Where can you find the best minds in clinical research, pharmaceutical, and biotechnology industries from around the world sharing new innovations and groundbreaking concepts? At the Drug Information Association's 2018 Global Annual Meeting, of course.
Over the years, this event has proven instrumental in bringing new ideas to life, and this year's conference, which took place June 24–28 in Boston, was no exception.
In case you missed it, here are some highlights from the DIA 2018 conference.
Various organizations and businesses provided demonstrations and informational material to the more than 6,000 attendees. One of those exhibitors was MedNet.
Kelly Ritch, VP of strategic partnerships, was one of several team members in attendance. Kelly and her team demonstrated iMedNet's eClinical and electronic data capture capabilities as well as attended presentations and workshops.
Keynote Speaker: Dr. Nora Volkow
One of those presentations was lead by Dr. Volkow, director of the National Institute on Drug Abuse (NIDA), who uses brain imaging to study the long-term effects of drugs. Dr. Volkow discussed how understanding the relationship between drugs and the human brain can help combat toxicity and addiction, especially in cases of pain management.
Highlighting the tragic epidemic of opioid addiction and abuse, Dr. Volkow discussed the good intentions behind opioid treatments, and how they spiraled into the state of emergency we're in today.
All opioid-based treatments, Volkow says, must include a plan for helping patients off of the drugs when the time is right. She discusses how science is continually showing us new ways to combat pain management addiction including brain stimulation and an actual vaccine that could prevent addiction altogether.
Breakout Session: Artificial Intelligence
Among the many presentations, Dina Katabi's stood out, according to Kelly. Dina, professor of electrical engineering and computer science at MIT, discussed how artificial intelligence is shaping the future of the pharmaceutical and biotechnology industries. Katabi's team at MIT's Computer Science and Artificial Intelligence Laboratory (CSAIL) partnered with Genesis Labs, a program at the Novartis Institutes for BioMedical Research (NIBR) that aims to empower researchers to develop new ideas. Together, they're developing a way to conduct clinical trials using AI.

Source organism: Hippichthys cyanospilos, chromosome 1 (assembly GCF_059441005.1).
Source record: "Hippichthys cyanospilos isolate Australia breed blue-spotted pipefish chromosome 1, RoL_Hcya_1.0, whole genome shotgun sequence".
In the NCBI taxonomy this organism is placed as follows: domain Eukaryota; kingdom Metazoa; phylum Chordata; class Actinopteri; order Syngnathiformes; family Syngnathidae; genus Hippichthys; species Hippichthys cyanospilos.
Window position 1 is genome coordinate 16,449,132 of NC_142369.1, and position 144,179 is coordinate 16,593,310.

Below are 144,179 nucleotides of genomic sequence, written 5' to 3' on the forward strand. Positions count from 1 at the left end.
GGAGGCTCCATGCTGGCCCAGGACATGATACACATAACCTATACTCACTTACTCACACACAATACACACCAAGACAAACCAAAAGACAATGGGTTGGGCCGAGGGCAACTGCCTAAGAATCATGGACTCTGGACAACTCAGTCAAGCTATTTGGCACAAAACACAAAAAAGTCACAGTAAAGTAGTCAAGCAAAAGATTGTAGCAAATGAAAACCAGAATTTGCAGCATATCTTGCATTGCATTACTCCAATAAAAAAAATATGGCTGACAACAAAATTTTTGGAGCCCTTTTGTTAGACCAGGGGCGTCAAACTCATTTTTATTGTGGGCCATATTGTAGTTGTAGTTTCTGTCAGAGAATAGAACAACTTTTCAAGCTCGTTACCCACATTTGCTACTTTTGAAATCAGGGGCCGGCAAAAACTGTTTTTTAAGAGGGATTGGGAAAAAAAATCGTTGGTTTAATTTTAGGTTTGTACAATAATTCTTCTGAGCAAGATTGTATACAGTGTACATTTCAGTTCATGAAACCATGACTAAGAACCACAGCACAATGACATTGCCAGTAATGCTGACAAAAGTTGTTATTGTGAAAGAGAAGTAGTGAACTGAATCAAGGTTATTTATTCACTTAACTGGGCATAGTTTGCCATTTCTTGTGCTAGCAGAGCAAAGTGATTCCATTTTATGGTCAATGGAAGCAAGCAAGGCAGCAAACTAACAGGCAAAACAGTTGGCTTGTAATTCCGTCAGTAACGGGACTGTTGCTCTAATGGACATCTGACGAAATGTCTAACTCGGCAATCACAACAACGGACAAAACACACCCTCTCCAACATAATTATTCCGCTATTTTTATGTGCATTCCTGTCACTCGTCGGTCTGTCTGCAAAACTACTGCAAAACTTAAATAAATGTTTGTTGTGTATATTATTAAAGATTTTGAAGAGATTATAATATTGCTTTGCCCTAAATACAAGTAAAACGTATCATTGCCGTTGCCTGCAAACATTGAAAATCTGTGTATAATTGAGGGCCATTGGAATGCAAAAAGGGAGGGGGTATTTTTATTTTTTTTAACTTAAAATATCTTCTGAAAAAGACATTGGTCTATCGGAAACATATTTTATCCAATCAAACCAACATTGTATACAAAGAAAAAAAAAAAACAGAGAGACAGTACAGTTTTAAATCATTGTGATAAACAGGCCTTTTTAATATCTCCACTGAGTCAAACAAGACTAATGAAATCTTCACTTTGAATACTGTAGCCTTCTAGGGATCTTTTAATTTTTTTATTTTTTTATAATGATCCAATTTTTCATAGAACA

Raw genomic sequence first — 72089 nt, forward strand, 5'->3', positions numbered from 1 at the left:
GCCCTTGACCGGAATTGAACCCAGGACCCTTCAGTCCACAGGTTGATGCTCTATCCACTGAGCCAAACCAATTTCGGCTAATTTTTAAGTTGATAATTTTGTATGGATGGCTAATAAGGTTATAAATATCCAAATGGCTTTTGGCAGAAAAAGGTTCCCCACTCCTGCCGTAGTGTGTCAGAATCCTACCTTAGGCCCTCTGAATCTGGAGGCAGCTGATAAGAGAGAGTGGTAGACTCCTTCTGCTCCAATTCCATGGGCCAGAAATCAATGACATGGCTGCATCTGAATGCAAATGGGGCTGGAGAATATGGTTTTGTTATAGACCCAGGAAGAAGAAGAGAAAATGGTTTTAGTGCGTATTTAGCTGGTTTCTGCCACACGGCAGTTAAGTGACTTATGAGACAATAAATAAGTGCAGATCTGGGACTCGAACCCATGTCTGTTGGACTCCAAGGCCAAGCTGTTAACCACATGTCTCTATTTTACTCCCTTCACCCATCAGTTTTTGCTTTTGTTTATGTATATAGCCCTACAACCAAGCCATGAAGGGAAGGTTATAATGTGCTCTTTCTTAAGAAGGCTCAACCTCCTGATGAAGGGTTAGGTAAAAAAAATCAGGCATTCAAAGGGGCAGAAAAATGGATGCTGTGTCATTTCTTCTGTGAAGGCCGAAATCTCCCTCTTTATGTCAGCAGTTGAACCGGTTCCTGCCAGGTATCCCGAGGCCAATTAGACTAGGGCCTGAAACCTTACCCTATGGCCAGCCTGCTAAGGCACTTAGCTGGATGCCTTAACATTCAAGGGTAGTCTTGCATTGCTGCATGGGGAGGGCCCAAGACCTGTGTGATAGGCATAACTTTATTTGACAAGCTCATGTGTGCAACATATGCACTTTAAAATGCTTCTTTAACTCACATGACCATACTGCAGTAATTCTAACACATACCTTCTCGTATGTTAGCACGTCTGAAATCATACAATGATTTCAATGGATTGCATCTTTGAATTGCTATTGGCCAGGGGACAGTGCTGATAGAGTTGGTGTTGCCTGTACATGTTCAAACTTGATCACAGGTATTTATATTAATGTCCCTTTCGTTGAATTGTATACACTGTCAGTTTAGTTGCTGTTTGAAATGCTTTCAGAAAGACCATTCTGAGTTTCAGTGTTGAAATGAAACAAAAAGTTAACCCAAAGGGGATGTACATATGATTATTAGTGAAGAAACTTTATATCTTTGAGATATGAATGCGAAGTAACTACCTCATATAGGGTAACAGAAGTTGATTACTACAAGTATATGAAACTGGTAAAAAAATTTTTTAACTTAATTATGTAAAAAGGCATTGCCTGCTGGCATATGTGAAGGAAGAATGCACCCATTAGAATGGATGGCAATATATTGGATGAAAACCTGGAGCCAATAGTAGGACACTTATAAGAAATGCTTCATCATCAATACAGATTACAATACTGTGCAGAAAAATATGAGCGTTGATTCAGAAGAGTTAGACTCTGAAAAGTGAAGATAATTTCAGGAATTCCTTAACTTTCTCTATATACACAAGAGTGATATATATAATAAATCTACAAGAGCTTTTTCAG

They developed a device, about the size of a wireless router, that can monitor clinical trial participants without interrupting their daily lives —no more clinical settings or wearable devices. Artificial intelligence algorithms then use the information to develop insights that researchers can use in ways that are more natural than studies have ever been able to gather previously.
"I thought her presentation and her work was very interesting," Kelly says.
Read more about this research from MIT.
Efficiency and autonomy seemed a common theme among presentations at the conference.
"We are striving to build an intuitive and autonomous tool that brings value and efficiency to our customers," Kelly says. "That concept was widely present throughout the conference. Everybody is still craving and seeking more ways to integrate technologies and increase efficiencies so they can do more valuable research faster and sooner. It's a combination of pushing the boundaries of technology as it exists today while also developing for the future.”
For MedNet, that means continuously looking out for emerging trends so we can steer our product toward those. We are always thinking of ways to maximize our tool for customers across a wide range of study types.
As the professionals in clinical research, pharmaceutical, and biotechnology industries settle back into their day-to-day routine, they'll remember all they learned at DIA 2018.